In her talk, Well built for Well Being: Using sensors and surveys to explore the indoor environment and health, design researcher Casey Lindberg highlighted the value of designing for subtle changes in air temperature, relative humidity, airflow across the skin, and surface temperatures that mimic natural environments. Her study supports the findings of others that thermal conditions impact comfort, productivity, and concentration.
Non-Rhythmic Sensory Stimuli
Non-Rhythmic Sensory Stimuli is another of the 14 principles of bioplilia that has a fascinating impact on people and their response, which explains a phenomenon that most of us are aware of—our innate fascination with things that don’t move in a structured or predictable way. Think about how we get lost and delighted in watching random flickering flames, cascading water, and leaves drifting in the breeze. This is referred to as a stochastic (having a random probability distribution or pattern that may be analyzed statistically but may not be predicted precisely) and ephemeral connection to nature and positively impacts heart rate, systolic blood pressure, and sympathetic nervous system activity. Plus, it increases attention span, which can be documented and quantified through behavioral measurement.
For designers the use of babbling water features, random cloud or shadow simulations, and fabrics, mobiles, or screen materials that move with breezes or produce natural sounds at unpredictable intervals are positive design elements.
The Science of Prospect
Three very intriguing principles of biophilia are the concepts of prospect, refuge, and mystery. Prospect refers to an unimpeded view over a distance for surveillance and planning. When on a nature hike we decide to stop at a ridgeline to catch our breath and discover an opportunely placed bench or a well-worn rock, we know that many others have stopped here in a similar fashion for the same reason, the view. As a species, our instincts guide us to similar situations because we have evolved successfully by those instincts. Listening to the whisper of our ancestors, we find that we have common desires for safety and comfort. Design is at its best when it rewards us with an environment that meets those needs and provides, in this case, focal lengths for prospective within the work environment—places with viewpoints such as balconies, staircases, or mezzanines, or sightlines from various work settings. The results of good planning that incorporates this principle can be statistically monitored through the reduction of stress, boredom, irritation, and the increase of a sense of perceived safety.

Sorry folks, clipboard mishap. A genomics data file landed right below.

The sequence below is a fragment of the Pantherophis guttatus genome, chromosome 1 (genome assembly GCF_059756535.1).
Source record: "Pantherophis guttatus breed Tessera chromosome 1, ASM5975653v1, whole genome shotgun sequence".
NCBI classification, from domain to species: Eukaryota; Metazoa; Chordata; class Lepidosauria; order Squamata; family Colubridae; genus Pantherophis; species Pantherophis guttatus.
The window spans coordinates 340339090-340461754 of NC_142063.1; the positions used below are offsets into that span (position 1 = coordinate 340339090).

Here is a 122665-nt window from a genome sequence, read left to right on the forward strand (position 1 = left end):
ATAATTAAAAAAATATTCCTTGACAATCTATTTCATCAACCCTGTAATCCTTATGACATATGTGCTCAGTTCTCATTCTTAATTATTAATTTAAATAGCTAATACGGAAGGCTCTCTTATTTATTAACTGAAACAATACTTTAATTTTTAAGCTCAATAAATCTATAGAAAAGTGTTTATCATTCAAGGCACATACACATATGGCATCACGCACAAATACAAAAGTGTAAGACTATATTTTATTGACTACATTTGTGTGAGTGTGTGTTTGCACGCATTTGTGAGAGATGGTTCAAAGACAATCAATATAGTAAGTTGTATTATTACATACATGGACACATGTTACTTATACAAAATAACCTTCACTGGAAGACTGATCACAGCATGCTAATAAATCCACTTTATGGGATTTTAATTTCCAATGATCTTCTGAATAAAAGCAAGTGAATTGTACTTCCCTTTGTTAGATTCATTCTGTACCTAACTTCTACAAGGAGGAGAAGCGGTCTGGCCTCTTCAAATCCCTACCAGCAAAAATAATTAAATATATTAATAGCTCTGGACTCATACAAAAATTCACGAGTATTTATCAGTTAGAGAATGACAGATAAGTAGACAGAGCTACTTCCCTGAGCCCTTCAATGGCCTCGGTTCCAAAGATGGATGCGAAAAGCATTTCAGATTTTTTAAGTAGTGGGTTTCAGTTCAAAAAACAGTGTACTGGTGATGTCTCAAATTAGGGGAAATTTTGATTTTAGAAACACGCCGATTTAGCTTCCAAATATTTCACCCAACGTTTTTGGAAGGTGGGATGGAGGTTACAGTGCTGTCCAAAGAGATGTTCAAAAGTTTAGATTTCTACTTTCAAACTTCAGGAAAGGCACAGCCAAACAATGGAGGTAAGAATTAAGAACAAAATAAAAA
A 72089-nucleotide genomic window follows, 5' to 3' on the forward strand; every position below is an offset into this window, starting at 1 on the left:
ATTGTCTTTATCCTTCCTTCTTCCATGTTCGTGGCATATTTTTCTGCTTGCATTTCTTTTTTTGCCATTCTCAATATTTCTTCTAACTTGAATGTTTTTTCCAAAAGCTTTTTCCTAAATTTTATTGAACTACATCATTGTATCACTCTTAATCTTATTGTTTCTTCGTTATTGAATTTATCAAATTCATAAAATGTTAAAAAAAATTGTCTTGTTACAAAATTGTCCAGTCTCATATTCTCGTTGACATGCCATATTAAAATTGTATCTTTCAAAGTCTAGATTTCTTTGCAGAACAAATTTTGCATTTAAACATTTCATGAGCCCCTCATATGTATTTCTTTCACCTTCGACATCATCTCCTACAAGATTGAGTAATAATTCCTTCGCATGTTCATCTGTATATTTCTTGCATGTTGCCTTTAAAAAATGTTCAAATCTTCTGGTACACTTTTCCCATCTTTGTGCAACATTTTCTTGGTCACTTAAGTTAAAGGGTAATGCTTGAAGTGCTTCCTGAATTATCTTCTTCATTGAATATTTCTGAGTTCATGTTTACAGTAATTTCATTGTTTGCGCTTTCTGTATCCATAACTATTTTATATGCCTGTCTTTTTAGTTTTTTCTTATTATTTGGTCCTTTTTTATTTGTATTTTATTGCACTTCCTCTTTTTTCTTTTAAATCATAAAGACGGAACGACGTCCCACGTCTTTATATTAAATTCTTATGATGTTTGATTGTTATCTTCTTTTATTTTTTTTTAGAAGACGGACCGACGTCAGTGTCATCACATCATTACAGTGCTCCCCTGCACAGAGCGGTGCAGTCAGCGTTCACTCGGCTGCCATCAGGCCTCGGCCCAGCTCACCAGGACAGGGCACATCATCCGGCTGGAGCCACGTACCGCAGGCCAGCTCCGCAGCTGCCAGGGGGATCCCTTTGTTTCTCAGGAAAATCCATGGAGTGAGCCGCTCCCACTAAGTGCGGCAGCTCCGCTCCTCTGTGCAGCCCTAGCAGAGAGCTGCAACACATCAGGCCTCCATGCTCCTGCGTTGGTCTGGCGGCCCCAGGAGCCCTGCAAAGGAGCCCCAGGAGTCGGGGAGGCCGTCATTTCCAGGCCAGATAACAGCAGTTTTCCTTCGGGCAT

The Science of Refuge
Refuge may seem more intuitive in terms of its benefits. We often seek a place to withdraw that is protected from behind and overhead and away from the main flow of activity. We seek this for concentration, reflection, and peace, and science tells us that it improves cognition. Similar to the science of prospect, we crave space that protects us as well as keeps us in tune with the larger environment. In a world of over-stimulation, it is more important than ever to create spaces where people can step aside for a brief time and take a breath or two without feeling completely isolated, which we know brings its own kind of vulnerability.
Left and right, entrance to speakeasy at Confidential Client, San Francisco. Photography © Jasper Sanidad.
The Promise of Mystery
Our final principle for this discussion is mystery. This is the promise of more information to be achieved through partially obscured views or other sensory devices that entice us to travel deeper into the environment. The science behind mystery is based on our emotional response to the pleasure of discovery. Curious by nature, people feel dull and uninspired by environments that are too predictable. Having a sense that there is more to a space than initially meets the eye can enliven us and make us feel more engaged with our surroundings. At IA, we know this is true. In several recent projects we have incorporated a hidden speakeasy as a mystery spot that waits to be discovered and accessed—and the positive response has been unanimous.
Want to know more? Look for part two of this series, which will soon to be posted.